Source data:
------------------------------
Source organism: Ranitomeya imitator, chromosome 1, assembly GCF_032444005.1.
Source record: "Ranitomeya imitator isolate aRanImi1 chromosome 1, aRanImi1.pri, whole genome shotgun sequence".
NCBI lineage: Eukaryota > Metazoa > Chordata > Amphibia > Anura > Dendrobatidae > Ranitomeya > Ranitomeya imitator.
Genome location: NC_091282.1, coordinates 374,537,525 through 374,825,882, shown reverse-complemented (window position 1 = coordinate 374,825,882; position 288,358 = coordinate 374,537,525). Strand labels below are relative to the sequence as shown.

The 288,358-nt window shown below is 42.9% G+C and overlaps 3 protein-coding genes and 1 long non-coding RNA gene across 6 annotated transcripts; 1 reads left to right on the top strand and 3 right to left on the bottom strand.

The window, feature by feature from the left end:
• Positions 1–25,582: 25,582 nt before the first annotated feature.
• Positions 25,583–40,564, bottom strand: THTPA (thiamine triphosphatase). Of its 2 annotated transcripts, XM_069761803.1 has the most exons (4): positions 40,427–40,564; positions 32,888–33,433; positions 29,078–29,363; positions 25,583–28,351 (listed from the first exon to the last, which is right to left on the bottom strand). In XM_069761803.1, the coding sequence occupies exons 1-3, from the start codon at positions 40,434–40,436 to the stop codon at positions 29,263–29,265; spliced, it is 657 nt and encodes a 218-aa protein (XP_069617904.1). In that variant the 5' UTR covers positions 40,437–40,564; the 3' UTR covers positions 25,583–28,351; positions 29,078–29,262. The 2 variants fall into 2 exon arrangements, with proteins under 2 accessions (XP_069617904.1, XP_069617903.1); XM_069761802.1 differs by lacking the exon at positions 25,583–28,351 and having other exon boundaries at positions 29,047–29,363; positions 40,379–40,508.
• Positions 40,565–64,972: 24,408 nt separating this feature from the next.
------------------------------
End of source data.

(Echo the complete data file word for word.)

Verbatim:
Source organism: Ranitomeya imitator, chromosome 1, assembly GCF_032444005.1.
Source record: "Ranitomeya imitator isolate aRanImi1 chromosome 1, aRanImi1.pri, whole genome shotgun sequence".
NCBI lineage: Eukaryota > Metazoa > Chordata > Amphibia > Anura > Dendrobatidae > Ranitomeya > Ranitomeya imitator.
Genome location: NC_091282.1, coordinates 374,537,525 through 374,825,882, shown reverse-complemented (window position 1 = coordinate 374,825,882; position 288,358 = coordinate 374,537,525). Strand labels below are relative to the sequence as shown.

The 288,358-nt window shown below is 42.9% G+C and overlaps 3 protein-coding genes and 1 long non-coding RNA gene across 6 annotated transcripts; 1 reads left to right on the top strand and 3 right to left on the bottom strand.

The window, feature by feature from the left end:
• Positions 1–25,582: 25,582 nt before the first annotated feature.
• Positions 25,583–40,564, bottom strand: THTPA (thiamine triphosphatase). Of its 2 annotated transcripts, XM_069761803.1 has the most exons (4): positions 40,427–40,564; positions 32,888–33,433; positions 29,078–29,363; positions 25,583–28,351 (listed from the first exon to the last, which is right to left on the bottom strand). In XM_069761803.1, the coding sequence occupies exons 1-3, from the start codon at positions 40,434–40,436 to the stop codon at positions 29,263–29,265; spliced, it is 657 nt and encodes a 218-aa protein (XP_069617904.1). In that variant the 5' UTR covers positions 40,437–40,564; the 3' UTR covers positions 25,583–28,351; positions 29,078–29,262. The 2 variants fall into 2 exon arrangements, with proteins under 2 accessions (XP_069617904.1, XP_069617903.1); XM_069761802.1 differs by lacking the exon at positions 25,583–28,351 and having other exon boundaries at positions 29,047–29,363; positions 40,379–40,508.
• Positions 40,565–64,972: 24,408 nt separating this feature from the next.